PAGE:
Sony Corp prototyped a system that enables to transmit 4k (3,840 x 2,160-pixel) video in real time via a satellite connection.
The company demonstrated the transmission of 4k video at IBC 2012, which runs from Sept 6 to 11, 2012, in Amsterdam, the Netherlands. This is the first time that such a transmission has been demonstrated in public.
Sony realized the system in collaboration with SES S.A., a Luxembourg-based major satellite distribution firm. From a base of SES in Luxembourg, an edited 4k video content was transmitted in the "DVB-S2" format via a satellite. With the H.264 technology, the 4k video was compressed to 50Mbps.
"We managed to realize a system that can drastically compress original 4k signals without lowering the quality of 4k video," Sony said.
Sony decoded the signals with a receiver set up at the IBC and displayed the video on the company's 84-inch 4k LCD TV. The TV was installed near the reception desk of the company's booth, drawing visitors' attention.
At the IBC, Sony highlighted its ability to offer an environment that enables to make 4k video. It showed how video can be created with its "F65" professional camcorder. And it announced that the format used for the F65, "SRMASTER (F65 RAW)," was employed for Autodesk Inc's products, which are widely used for movie making in Hollywood, etc.
"The F65, which can shoot 4k video, has been employed worldwide and used for making 30 or more major movies," Sony said, emphasizing that it will create environments to deliver 4k contents to households with the 4k TV announced at IFA 2012. "At movie theaters, Sony's systems are often used for showing movies. We also have 4k TVs. The rest is how to bring them to houses."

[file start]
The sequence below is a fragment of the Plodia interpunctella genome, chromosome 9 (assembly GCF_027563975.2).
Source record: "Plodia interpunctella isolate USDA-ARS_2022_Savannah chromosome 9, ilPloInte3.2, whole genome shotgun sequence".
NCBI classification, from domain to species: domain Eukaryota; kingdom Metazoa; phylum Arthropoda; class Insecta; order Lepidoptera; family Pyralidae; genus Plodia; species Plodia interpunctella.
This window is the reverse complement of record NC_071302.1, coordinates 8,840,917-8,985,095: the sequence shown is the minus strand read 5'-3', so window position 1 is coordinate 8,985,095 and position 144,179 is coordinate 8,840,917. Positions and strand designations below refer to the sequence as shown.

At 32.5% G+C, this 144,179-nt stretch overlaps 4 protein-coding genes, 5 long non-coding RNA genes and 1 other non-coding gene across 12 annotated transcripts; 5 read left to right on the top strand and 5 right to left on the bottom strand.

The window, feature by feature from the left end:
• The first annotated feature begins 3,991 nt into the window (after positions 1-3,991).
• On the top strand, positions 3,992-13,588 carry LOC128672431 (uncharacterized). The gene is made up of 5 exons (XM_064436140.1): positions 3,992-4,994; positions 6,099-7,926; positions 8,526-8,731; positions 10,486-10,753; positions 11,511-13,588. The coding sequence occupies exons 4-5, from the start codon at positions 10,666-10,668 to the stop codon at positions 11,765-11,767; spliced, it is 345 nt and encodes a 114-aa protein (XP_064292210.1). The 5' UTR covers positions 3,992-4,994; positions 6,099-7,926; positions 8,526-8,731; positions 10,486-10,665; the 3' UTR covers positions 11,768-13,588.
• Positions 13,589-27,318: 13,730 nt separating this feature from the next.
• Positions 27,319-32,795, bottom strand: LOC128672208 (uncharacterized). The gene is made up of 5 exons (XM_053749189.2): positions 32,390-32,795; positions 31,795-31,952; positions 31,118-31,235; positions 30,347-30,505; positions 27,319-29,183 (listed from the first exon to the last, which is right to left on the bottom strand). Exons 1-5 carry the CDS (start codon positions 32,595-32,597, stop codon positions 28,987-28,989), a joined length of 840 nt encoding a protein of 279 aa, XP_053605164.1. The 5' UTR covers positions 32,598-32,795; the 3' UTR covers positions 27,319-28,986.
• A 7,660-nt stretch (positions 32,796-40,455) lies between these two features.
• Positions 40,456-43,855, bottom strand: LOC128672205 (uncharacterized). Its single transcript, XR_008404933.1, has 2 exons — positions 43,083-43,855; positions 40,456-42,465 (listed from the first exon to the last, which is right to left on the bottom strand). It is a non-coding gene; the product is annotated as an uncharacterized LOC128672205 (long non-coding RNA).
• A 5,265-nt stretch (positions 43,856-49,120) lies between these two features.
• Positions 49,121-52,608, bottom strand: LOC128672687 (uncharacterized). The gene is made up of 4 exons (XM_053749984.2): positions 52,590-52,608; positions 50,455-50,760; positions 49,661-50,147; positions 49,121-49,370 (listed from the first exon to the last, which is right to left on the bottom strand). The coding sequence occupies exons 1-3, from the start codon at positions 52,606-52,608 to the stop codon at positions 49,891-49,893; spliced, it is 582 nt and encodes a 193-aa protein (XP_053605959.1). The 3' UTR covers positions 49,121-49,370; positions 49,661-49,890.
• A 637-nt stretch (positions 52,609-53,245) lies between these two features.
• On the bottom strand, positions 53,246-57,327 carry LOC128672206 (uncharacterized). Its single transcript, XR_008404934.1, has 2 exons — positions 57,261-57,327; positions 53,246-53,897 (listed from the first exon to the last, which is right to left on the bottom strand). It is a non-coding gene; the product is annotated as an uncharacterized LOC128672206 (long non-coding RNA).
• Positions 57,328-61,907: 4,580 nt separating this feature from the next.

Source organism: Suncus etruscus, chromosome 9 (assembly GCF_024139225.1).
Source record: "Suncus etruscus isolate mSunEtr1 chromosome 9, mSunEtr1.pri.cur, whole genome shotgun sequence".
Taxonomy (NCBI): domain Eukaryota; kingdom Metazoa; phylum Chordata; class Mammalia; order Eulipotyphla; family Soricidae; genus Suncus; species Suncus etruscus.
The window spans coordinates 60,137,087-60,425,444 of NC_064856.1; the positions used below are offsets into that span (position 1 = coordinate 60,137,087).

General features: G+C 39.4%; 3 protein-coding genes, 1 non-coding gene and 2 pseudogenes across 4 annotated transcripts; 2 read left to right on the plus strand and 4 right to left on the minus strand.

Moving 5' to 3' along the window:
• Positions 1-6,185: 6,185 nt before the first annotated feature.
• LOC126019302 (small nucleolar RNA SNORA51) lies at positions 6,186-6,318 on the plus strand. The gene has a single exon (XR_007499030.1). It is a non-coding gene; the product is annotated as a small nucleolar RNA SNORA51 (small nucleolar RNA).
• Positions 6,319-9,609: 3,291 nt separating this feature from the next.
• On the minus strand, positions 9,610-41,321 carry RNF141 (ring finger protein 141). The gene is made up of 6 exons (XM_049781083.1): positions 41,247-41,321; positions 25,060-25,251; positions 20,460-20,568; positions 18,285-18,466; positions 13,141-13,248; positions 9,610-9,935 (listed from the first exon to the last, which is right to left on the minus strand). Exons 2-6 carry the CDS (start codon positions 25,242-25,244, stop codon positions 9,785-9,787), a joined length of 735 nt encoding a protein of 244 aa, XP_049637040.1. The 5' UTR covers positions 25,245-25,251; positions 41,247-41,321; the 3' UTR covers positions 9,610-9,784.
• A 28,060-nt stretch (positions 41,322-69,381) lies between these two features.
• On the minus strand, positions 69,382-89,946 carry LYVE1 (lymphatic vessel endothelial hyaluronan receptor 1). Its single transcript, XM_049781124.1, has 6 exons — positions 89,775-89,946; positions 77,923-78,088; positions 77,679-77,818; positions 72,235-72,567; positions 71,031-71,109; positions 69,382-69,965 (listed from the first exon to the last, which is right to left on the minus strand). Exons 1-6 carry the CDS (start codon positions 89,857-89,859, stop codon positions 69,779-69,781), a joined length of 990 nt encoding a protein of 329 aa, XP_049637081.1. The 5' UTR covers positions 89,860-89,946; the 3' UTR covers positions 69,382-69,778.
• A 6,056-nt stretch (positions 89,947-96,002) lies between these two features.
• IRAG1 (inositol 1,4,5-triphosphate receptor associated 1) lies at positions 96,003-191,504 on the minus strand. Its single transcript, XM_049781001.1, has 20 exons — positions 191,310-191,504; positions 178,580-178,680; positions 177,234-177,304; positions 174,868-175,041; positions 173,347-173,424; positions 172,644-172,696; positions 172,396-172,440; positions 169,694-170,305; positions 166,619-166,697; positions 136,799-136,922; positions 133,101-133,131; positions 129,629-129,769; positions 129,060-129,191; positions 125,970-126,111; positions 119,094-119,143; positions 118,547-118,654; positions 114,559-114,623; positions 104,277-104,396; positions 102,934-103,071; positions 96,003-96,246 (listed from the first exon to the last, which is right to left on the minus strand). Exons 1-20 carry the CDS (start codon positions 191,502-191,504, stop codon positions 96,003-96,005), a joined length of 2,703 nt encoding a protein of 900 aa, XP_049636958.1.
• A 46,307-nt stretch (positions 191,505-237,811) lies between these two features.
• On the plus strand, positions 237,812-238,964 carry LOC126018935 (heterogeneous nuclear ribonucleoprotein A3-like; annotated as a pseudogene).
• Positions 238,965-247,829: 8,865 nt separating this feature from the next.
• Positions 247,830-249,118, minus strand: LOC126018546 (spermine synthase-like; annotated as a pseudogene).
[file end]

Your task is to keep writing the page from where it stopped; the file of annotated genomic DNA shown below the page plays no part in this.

The real-time 4k video transmission system announced this time has a transmission rate of 50Mbps with the H.264 technology. But Sony aims to increase the compression rate to realize a transmission rate of 10M to 20Mbps. Also, for satellite connection, it plans to enable a two-channel transmission with one transponder.
Sony considers applying the "HEVC (High Efficiency Video Coding)," which is one of the next-generation video compression technologies, as a coding technology. It aims to realize twice as high a compression rate as that of H.264 while keeping an eye on trends in the standardization of formats.